7 Things to Love in Your First Issue

By
Kristin Lewis

Shutterstock

Hi teachers!

 

As I write this note, I'm sitting at my window on a muggy and rainy New York City afternoon. This is one of my favorite places to reflect (especially when it's stormy), and my mind is abuzz with everything that happened this summer. I traveled with EF Educational Tours to Helsinki to learn about the educational system in Finland. (Read more about my trip here). The Scope team embarked on a fascinating research project to learn more about differentiation and how we can better serve the needs of your diverse classrooms. And we spent many coffee-fueled afternoons planning exciting new content for the upcoming year.

 

This first issue of the school year is the result of all those efforts, and I couldn't be more excited for it to arrive in your classrooms. Here are some exciting new offerings you can look forward to in your first issue:

 

 

1. Our talented designer Albert Amigo has given our short stories a fresh new look. Plus weve increased the length and complexity to make our fiction even more exciting and rigorous. Check out "Follow the Water," about a girl living on Mars, and the fantastic science pairing about what it would take to create a human colony there.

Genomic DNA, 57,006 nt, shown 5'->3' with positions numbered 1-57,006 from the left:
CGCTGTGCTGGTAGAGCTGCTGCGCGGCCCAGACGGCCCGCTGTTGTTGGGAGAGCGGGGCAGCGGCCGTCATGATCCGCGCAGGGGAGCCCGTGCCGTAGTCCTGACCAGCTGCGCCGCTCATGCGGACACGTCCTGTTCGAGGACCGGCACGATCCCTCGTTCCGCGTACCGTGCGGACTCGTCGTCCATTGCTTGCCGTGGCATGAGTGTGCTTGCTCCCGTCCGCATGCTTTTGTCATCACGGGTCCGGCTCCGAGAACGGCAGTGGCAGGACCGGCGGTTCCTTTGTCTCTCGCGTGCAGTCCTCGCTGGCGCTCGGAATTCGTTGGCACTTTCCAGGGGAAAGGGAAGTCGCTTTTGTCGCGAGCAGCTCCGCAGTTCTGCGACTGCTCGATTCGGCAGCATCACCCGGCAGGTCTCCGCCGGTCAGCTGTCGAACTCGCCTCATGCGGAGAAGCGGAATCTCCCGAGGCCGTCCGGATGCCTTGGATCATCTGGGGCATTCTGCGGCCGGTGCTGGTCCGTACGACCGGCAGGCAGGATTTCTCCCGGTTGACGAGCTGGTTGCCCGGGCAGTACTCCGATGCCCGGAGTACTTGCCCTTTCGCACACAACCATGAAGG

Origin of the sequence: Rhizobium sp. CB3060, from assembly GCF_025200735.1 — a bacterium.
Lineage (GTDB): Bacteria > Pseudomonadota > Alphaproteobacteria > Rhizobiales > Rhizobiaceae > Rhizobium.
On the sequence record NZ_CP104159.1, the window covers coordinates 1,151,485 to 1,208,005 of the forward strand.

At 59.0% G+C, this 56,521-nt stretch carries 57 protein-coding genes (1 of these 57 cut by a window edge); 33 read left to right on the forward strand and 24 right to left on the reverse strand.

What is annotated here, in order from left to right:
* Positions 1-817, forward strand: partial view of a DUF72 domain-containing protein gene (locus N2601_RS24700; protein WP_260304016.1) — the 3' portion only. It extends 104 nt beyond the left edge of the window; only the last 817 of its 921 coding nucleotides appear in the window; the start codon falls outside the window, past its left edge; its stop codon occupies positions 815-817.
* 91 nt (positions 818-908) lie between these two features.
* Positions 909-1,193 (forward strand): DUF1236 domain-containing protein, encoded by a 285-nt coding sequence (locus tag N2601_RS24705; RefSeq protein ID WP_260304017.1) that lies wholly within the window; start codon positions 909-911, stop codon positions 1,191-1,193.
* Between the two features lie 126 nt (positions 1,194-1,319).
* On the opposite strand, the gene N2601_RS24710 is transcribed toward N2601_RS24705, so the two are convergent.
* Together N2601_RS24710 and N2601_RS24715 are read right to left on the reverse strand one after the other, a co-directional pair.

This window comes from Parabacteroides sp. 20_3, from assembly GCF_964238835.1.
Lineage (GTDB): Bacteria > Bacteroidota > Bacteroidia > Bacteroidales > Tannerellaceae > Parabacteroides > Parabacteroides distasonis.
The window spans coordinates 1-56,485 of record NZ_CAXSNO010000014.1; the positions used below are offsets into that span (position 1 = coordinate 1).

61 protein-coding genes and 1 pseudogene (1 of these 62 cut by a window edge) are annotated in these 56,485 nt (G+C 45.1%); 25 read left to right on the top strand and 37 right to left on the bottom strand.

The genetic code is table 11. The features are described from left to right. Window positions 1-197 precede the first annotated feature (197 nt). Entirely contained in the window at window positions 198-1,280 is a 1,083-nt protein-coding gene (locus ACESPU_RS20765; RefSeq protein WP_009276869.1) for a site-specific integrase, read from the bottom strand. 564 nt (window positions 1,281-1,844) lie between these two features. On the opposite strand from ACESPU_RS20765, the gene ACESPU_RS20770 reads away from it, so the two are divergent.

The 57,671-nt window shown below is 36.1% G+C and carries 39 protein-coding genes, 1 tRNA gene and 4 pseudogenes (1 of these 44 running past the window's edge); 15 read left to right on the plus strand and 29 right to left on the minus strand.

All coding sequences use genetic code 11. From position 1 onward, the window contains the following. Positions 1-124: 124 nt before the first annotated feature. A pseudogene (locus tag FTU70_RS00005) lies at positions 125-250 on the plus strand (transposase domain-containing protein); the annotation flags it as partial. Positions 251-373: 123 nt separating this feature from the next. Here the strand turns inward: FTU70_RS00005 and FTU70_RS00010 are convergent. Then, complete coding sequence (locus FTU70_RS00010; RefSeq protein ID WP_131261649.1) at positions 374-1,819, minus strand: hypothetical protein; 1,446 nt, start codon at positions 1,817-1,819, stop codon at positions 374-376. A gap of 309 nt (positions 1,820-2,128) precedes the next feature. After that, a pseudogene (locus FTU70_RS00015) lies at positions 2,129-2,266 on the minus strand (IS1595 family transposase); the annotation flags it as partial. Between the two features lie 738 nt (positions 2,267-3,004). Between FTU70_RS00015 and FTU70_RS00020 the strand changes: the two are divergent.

2. We’ve added new idiom activities, like this one, to support your ELLs. We will continue to refine them over the course of the year to make them even more useful.

 

 

 

 

3. We expanded our line of delightful (and useful!) skill-based videos. See the first one on mood here.

 

 

 

4. We know the importance of audio in your classroom. So we added more audio versions of our stories and articles as well as our vocabulary lists, like this.

 

 

 

5. Your first issue is packed with important and fascinating content. The featured nonfiction article about September 11 is particularly close to my heart. Read the story and watch the video here.

 

 

 

6. When it comes to writing tasks, nothing makes us happier than a prompt that is authentic, meaningful, and creative. So I am thrilled with the task that accompanies this article about how phones impact our manners: Students will create their own phone etiquette guides! Be sure to enter their work in our contest. I can't wait to see what they come up with!

 

 

 

7. We overhauled many of our activities to make them easier for your students to digest, while maintaining the rigor we know you need.

 

 

 

I hope we can stay in touch throughout the year. I always love hearing from you—so drop me a line with questions or comments. Even better? Let’s connect over Skype. Or if you’re in California or the tri-state area, I’d love to come visit your classroom.

 

Wishing each of you a joyful start to the year.

Kristin

KELewis@scholastic.com

Twitter: @_KELewis

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